In addition to the grade of the damage doctors will also measure the size of each defect in square centimetres. Small defects are generally considered to be less than 2cm2. The amount of articular cartilage damage can therefore be calculated from the number of defects, their depth and their size. However, it is important to remember that although the amount of damage is an important factor the location of the defect(s) can also influence the symptoms you are getting in terms of pain and function and the repair options available to you. In particular 'kissing lesions' (articular cartilage damage on both the articulating joint surfaces) can pose a real problem as it is bone on bone with movement.
What happens when you damage articular cartilage?
In most tissues it is blood that delivers the essential nutrients for tissue regeneration. Articular cartilage doesn't have a blood supply (it is avascular) and therefore it has an extremely limited capacity for self-repair. In general, partial thickness defects do not heal by themselves and can often get worse over time. In addition to not having a blood supply articular cartilage also has no nerve supply (it is aneural). This is in contrast to the bone immediately below the cartilage which is abundantly supplied with both nerves and blood. If the articular cartilage damage is shallow (grades 1 or 2) you may not experience any pain from the defect at this stage as the sensitive nerve endings in the subchondral bone are still covered with some articular cartilage. Some people have articular cartilage defects and don't even know about them initially. A recent study found a large number of patients who underwent ligament reconstruction surgery had articular cartilage defects but had very few symptoms (Shelbourne et al 2003). On the other hand, when a chondral defect does go all the way down to the bone (grade 4) the nerve endings in the subchondral bone become exposed and you are more likely to feel pain especially when pressure is put on the nerves.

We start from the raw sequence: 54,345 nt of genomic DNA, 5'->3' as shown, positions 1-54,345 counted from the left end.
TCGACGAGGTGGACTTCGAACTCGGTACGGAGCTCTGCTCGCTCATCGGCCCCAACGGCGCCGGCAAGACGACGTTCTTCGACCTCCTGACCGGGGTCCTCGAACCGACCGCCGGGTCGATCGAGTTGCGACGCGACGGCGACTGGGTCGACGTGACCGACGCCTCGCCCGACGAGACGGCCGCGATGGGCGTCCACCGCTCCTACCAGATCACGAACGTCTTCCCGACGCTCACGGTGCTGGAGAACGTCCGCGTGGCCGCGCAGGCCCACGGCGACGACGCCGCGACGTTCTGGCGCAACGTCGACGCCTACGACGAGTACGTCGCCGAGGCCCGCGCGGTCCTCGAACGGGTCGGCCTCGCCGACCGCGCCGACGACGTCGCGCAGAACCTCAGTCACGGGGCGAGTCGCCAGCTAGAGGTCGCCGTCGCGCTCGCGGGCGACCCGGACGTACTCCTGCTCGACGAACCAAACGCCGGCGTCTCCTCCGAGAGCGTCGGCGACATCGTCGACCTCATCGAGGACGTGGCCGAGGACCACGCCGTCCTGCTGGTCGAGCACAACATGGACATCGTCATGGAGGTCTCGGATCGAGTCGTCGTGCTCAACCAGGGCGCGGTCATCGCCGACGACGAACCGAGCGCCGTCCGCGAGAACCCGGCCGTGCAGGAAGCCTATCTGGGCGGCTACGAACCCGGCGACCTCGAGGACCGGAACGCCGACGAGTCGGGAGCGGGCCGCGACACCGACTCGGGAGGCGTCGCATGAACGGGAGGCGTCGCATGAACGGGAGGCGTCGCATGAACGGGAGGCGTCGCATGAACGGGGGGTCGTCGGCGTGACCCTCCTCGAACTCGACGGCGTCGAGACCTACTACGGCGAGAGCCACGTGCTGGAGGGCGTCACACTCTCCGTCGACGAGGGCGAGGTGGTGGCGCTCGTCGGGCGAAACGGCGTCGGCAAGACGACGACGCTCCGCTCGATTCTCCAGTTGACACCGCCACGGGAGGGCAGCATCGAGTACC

When a chondral defect goes all the way down to the bone the blood supply in the subchondral bone can start a healing process in the defect. This results in the formation of scar tissue made up of a type of cartilage called fibrocartilage. Although fibrocartilage is able to fill in articular cartilage defects its structure is significantly different to that of hyaline cartilage. Fibrocartilage is much denser and it isn't able to withstand the demands of everyday activities as well as hyaline cartilage and is therefore at a higher risk of breaking down.